Hong Kong police have banned a major march on Sunday against the government’s anti-mask law, citing public security concerns.

The Civil Human Rights Front intended to hold a march at 1:30pm from Salisbury Garden in Tsim Sha Tsui to the West Kowloon high-speed rail terminus: “The anti-mask law deprives freedom of expression among Hong Kong citizens, and threatens everyone’s personal safety while exercising their rights to freedom of assembly,” it said.

October 1 national day march Cuaseway Bay Wan Chai Admiralty protest
Photo: Aidan Marzo/HKFP.

A judicial review against the anti-mask law will be heard by the High Court by the end of the month.

The Front said the march was also sought to urge the government to set up an independent commission of inquiry to investigate alleged police brutality and abuse of power, as well as propose resolutions to rebuild the police force.

Mass protests, now in their 19th week, have evolved from the movement’s original aim of opposing a proposed extradition agreement with China into a wider movement seeking democracy, among other demands.

【廢除惡法、獨立調查、重組警隊】——民陣宣布 10 月 20 日舉辦大遊行Abolish anti-mask law, setup independent commission of inquiry, and rebuild Hong…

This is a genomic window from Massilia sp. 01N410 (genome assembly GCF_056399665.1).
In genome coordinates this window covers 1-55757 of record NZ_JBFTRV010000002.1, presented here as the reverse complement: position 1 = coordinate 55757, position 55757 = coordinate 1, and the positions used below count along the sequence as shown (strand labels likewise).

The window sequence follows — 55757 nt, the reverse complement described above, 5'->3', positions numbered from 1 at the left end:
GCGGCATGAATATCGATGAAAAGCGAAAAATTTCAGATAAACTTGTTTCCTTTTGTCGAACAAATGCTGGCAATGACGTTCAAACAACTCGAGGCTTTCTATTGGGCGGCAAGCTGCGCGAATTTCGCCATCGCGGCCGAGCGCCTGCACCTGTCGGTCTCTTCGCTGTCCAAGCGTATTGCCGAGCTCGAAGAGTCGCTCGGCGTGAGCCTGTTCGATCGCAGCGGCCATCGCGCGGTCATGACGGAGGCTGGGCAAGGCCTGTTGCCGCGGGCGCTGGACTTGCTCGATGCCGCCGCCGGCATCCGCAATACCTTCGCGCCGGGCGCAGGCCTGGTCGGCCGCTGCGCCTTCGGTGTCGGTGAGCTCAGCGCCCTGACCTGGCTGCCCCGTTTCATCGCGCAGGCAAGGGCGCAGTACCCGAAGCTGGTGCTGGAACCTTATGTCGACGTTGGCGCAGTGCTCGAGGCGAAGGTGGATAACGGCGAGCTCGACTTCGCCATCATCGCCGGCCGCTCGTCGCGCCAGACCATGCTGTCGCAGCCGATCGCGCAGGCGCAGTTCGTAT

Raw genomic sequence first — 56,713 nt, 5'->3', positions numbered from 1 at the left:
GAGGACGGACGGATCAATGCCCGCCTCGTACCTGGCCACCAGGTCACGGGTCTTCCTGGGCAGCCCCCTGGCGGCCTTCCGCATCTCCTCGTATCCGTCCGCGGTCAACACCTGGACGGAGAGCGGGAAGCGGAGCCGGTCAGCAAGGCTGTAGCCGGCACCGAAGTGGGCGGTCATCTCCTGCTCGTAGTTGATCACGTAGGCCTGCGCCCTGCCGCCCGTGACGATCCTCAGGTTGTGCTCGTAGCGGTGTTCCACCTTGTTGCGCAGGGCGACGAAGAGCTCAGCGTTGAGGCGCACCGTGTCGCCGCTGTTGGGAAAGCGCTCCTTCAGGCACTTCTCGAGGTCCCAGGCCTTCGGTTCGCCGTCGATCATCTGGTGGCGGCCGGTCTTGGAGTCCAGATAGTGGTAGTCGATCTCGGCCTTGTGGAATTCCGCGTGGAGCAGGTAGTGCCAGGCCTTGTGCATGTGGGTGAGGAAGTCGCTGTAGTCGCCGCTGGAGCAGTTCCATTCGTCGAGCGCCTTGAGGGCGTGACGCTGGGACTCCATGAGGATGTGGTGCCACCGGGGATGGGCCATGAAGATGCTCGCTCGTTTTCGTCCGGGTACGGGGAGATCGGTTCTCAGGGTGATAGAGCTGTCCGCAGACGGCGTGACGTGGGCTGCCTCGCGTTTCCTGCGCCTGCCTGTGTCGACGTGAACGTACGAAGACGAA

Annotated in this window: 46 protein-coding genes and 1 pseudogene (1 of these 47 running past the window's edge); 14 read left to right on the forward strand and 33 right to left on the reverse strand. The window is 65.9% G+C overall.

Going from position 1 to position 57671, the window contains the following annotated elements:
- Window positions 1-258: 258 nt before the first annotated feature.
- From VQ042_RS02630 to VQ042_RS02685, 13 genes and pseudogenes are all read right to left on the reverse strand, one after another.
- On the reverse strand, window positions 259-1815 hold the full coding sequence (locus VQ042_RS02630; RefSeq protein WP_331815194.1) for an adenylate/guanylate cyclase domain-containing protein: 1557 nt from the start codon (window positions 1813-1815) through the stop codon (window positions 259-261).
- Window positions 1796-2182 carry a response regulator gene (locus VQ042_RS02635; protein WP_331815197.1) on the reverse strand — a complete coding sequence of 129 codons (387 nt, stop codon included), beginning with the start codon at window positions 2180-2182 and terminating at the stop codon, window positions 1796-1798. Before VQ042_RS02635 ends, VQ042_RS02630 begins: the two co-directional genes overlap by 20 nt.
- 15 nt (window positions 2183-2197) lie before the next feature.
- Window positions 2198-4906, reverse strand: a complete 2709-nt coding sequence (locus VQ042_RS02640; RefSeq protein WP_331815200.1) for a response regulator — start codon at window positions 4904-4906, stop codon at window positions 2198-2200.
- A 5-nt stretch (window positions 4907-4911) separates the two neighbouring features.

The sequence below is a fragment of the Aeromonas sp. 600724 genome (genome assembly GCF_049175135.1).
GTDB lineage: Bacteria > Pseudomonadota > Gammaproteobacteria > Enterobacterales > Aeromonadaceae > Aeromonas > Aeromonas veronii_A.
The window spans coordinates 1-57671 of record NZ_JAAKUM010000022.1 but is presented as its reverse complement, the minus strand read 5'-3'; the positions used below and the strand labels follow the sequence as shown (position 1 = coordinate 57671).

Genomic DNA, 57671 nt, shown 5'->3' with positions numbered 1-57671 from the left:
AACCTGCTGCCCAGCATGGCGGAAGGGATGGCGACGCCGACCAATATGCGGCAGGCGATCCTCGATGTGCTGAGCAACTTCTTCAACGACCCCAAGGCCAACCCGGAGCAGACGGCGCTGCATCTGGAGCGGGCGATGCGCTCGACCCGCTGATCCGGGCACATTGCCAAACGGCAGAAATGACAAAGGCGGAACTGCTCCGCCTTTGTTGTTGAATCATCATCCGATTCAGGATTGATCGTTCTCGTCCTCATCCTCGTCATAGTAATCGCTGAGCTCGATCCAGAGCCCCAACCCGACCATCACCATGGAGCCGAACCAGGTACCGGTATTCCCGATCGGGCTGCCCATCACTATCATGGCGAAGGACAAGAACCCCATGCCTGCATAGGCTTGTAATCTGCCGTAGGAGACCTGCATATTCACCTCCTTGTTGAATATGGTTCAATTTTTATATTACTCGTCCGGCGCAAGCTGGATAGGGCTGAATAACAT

Posted by 民間人權陣線 Civil Human Rights Front on Monday, 14 October 2019

The police have banned numerous protests since July, but crowds have gathered as planned nonetheless.

Under the anti-mask law, enacted earlier this month by the government using powers under the 1922 Emergency Regulations Ordinance, protesters wearing masks face up to a year in jail if convicted.

The police cited injuries and violent incidents arising from large-scale roadblocks, arson, and weapons such as home-made explosive devices, at previous Front marches as a reason.

Guangzhou-Shenzhen-Hong Kong Express Rail Link West Kowloon terminus
West Kowloon terminus of the Guangzhou-Shenzhen-Hong Kong Express Rail Link. File Photo: GovHK.

A suspected improvised explosive device was found in Mong Kok near police vans during a protest last Sunday.

The police also said the route of the march passes high-risk buildings which protesters may storm, and thus it had to be banned.

Meanwhile, the Front – which says up to milion people have attended its previous protests – has said it will likely appeal the decision.

Jimmy Sham, the convener of the pro-democracy coalition, was attacked by men with hammers on Wednesday night in a Tai Kok Tsui street. He was hospitalised after suffering wounds to his head, which required stitches, and injuries to his knees and elbows.

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Kris Cheng

Kris Cheng

Kris Cheng is a Hong Kong journalist with an interest in local politics. His work has been featured in Washington Post, Public Radio International, Hong Kong Economic Times and others. He has a BSSc in Sociology from the Chinese University of Hong Kong. Kris is HKFP's Editorial Director.